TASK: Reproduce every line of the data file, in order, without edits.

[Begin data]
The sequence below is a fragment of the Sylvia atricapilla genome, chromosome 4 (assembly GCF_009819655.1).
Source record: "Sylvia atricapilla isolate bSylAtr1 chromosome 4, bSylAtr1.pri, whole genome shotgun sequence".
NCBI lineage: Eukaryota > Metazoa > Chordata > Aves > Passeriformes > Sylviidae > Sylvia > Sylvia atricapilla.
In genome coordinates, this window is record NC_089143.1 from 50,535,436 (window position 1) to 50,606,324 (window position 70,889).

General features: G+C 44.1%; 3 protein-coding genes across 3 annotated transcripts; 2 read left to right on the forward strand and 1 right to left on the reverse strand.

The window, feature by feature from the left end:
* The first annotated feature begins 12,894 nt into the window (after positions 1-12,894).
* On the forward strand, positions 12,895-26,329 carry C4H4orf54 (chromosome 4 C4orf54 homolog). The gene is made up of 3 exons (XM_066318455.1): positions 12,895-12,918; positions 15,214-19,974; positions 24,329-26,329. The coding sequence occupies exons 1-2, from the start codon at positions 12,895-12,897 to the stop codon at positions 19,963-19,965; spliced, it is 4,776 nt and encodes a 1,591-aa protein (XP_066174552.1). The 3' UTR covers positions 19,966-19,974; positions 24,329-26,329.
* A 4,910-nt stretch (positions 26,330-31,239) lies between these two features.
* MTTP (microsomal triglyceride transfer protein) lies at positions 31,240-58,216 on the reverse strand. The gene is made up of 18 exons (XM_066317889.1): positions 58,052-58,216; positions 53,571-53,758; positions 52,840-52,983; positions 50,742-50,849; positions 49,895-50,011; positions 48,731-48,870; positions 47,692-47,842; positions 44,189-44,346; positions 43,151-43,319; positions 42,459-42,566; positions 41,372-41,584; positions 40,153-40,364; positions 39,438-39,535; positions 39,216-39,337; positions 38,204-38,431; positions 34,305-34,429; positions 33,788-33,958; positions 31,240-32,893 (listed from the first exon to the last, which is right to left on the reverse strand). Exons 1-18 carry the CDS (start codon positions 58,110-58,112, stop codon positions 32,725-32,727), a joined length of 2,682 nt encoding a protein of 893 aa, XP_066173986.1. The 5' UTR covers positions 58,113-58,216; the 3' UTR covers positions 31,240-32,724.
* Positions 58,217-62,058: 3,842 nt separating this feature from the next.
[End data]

The sequence below is a fragment of the Sylvia atricapilla genome, chromosome 4 (assembly GCF_009819655.1).
Source record: "Sylvia atricapilla isolate bSylAtr1 chromosome 4, bSylAtr1.pri, whole genome shotgun sequence".
NCBI lineage: Eukaryota > Metazoa > Chordata > Aves > Passeriformes > Sylviidae > Sylvia > Sylvia atricapilla.
In genome coordinates, this window is record NC_089143.1 from 50,535,436 (window position 1) to 50,606,324 (window position 70,889).

General features: G+C 44.1%; 3 protein-coding genes across 3 annotated transcripts; 2 read left to right on the forward strand and 1 right to left on the reverse strand.

The window, feature by feature from the left end:
* The first annotated feature begins 12,894 nt into the window (after positions 1-12,894).
* On the forward strand, positions 12,895-26,329 carry C4H4orf54 (chromosome 4 C4orf54 homolog). The gene is made up of 3 exons (XM_066318455.1): positions 12,895-12,918; positions 15,214-19,974; positions 24,329-26,329. The coding sequence occupies exons 1-2, from the start codon at positions 12,895-12,897 to the stop codon at positions 19,963-19,965; spliced, it is 4,776 nt and encodes a 1,591-aa protein (XP_066174552.1). The 3' UTR covers positions 19,966-19,974; positions 24,329-26,329.
* A 4,910-nt stretch (positions 26,330-31,239) lies between these two features.
* MTTP (microsomal triglyceride transfer protein) lies at positions 31,240-58,216 on the reverse strand. The gene is made up of 18 exons (XM_066317889.1): positions 58,052-58,216; positions 53,571-53,758; positions 52,840-52,983; positions 50,742-50,849; positions 49,895-50,011; positions 48,731-48,870; positions 47,692-47,842; positions 44,189-44,346; positions 43,151-43,319; positions 42,459-42,566; positions 41,372-41,584; positions 40,153-40,364; positions 39,438-39,535; positions 39,216-39,337; positions 38,204-38,431; positions 34,305-34,429; positions 33,788-33,958; positions 31,240-32,893 (listed from the first exon to the last, which is right to left on the reverse strand). Exons 1-18 carry the CDS (start codon positions 58,110-58,112, stop codon positions 32,725-32,727), a joined length of 2,682 nt encoding a protein of 893 aa, XP_066173986.1. The 5' UTR covers positions 58,113-58,216; the 3' UTR covers positions 31,240-32,724.
* Positions 58,217-62,058: 3,842 nt separating this feature from the next.